Birds are highly attuned to the timing and length of daylight periods, which change in a regular pattern worldwide, although these changes are subtler close to the equator. The White-crowned Sparrow, often called the “white rat of ornithology,” was one of the first species studied (and subsequently re-studied) to better understand how Zugunruhe works in birds.


A White-crowned Sparrow. Photo by Menno Schaefer, Shutterstock.

White-crowned Sparrow. Photo by Menno Schaefer, Shutterstock.

Starting in the early 1950s, Donald Farner and his graduate students at Washington State University began research on bird behavior and physiology during migration. They documented that in April and May, as daylight hours lengthened, Zugunruhe increased in captive White-crowned Sparrows. Other researchers have demonstrated that the intensity of Zugunruhe can even be manipulated by exposing birds to differing photoperiods. Air temperature has also been shown to trigger restlessness, via warm weather in spring and cooler weather in fall.

Photoperiod seems to affect levels of various hormones that spark the physiological responses causing migration. Studies of the Eurasian Blackcap, a nocturnal migrant songbird, have demonstrated that as daylight lengthens, melatonin, a hormone important in regulating resting and sleep behavior, decreases at night, when nocturnal migrants are on the move.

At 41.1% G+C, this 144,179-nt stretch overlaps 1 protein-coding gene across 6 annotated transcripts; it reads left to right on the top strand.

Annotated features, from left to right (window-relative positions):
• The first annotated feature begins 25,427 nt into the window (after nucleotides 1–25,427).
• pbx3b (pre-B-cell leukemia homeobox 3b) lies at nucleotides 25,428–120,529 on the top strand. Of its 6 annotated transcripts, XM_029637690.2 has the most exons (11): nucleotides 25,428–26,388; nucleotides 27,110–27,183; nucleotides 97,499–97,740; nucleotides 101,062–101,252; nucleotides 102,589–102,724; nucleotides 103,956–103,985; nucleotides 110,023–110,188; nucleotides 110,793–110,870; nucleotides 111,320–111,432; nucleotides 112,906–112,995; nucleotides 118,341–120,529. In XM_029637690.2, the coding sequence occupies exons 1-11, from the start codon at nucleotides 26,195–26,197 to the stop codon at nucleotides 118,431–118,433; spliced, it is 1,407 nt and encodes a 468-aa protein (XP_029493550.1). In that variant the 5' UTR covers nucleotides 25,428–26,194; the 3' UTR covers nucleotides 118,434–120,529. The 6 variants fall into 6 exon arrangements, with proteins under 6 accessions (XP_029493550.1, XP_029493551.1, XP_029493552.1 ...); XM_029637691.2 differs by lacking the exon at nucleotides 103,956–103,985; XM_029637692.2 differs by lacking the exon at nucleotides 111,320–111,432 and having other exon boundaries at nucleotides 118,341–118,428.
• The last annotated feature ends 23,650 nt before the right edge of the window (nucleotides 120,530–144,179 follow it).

May the Wind Be Always at Your Back

Another key proximate factor affecting the timing of migration is weather. It is certainly easier for migrants to fly north with the wind behind them, and birds seem to be able to read weather fronts and winds that will make for energetically easier passage. These meteorological factors are among those that cause waves of migration that can be particularly dramatic during spring migration.

A pair of Baltimore Orioles. Photo by Agami Photo Agency.

Baltimore Orioles. Photo by Agami Photo Agency.

In North America, and elsewhere in the Northern Hemisphere, spring weather systems in which a high pressure system is followed closely by a low pressure system generate south winds that push warm air north with them. Under these conditions, waves of migrants take to the skies, availing themselves of the best flying conditions. In fall, lows followed by highs bring north winds that migrants can use to work their way south. Modern technology, especially NEXRAD radar, allows us to not only forecast weather better than ever — we are also getting just as good at predicting waves of birds, especially since large numbers of migrants on the move actually show up on radar. Be sure to check out BirdCast for real-time bird migration predictions.

My experiences at Long Point changed my life. I got serious about ornithology and then bird conservation, and made a career out of studying and protecting birds. That first spring migration at LPBO also changed the rhythm of my life, and I now anticipate each spring migration and experience my own version of Zugunruhe, culminating in me picking up my binoculars and venturing forth each morning to see which new species have arrived.